Here the Url of the project if you want to test in your browser : http://demoangular4.azurewebsites.net/

If you want to get the complete source code you can find it there, you can also contribute! : https://github.com/AnthonyGiretti/Angular4-GoogleCharts

 

 

Create HTML 5 charts export them to PDF for free

sample

During the course of their work, many developers have had to create charts in view of exporting them to a PDF report.
Developing these charts was quite onerous due to having to create an image for display in HTML code, then recreating it on the server side, and finally inserting it into a PDF document created on the fly.
Happily, this is a thing of the past. Thanks to HTML 5, it is now possible to create charts using the new Javascript API without having to create an image. All you need to do is use free library content that will convert an HTML page to PDF by interpreting the HTML, Javascript and CSS.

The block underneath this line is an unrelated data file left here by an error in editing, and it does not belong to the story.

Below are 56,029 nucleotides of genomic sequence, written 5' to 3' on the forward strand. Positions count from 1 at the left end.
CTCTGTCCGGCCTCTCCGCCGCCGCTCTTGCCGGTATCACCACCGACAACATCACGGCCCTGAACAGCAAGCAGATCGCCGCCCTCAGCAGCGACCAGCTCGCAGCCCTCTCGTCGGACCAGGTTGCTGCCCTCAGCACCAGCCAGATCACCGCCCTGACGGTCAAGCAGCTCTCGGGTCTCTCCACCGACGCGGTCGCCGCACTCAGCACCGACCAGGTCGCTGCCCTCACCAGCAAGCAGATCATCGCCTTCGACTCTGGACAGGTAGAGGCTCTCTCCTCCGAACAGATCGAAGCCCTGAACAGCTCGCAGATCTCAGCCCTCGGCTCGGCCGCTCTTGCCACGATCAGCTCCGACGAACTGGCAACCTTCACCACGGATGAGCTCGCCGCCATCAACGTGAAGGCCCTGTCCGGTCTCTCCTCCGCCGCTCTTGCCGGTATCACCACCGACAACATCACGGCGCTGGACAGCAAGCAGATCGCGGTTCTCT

First, select a graphics library 

I personally chose Google charts, which can be found at https://developers.google.com/chart/.

I like Google charts because of the reliability of Google, it’s free, it offers a plethora of original charts and I’m a fan of Google’s Material Design.
Note that Google uses SVG charts, while other libraries use the canvas. To check browser compatibility, go to the caniuse.com website, which will tell you if the feature you want is compatible with a particular browser. Personally, I test SVG support on the most common browsers.

Following is a 5 step example.

Step 1 : Add a reference to Google Charts

<script type="text/javascript" src="https://www.google.com/jsapi"></script>

Step 2 : Load classes

google.load("visualization", "1", { packages: ["corechart"] });

Step 3 : Implement and define loading for each chart

    google.setOnLoadCallback(drawChatter);
    google.setOnLoadCallback(drawPie);
    google.setOnLoadCallback(drawDonut);
    google.setOnLoadCallback(drawLines);
    google.setOnLoadCallback(drawStacked);

    function drawChatter() {
        var data = google.visualization.arrayToDataTable([
            ['Age', 'Weight'],
            [8, -12],
            [-4, 5.5],
            [11, 14],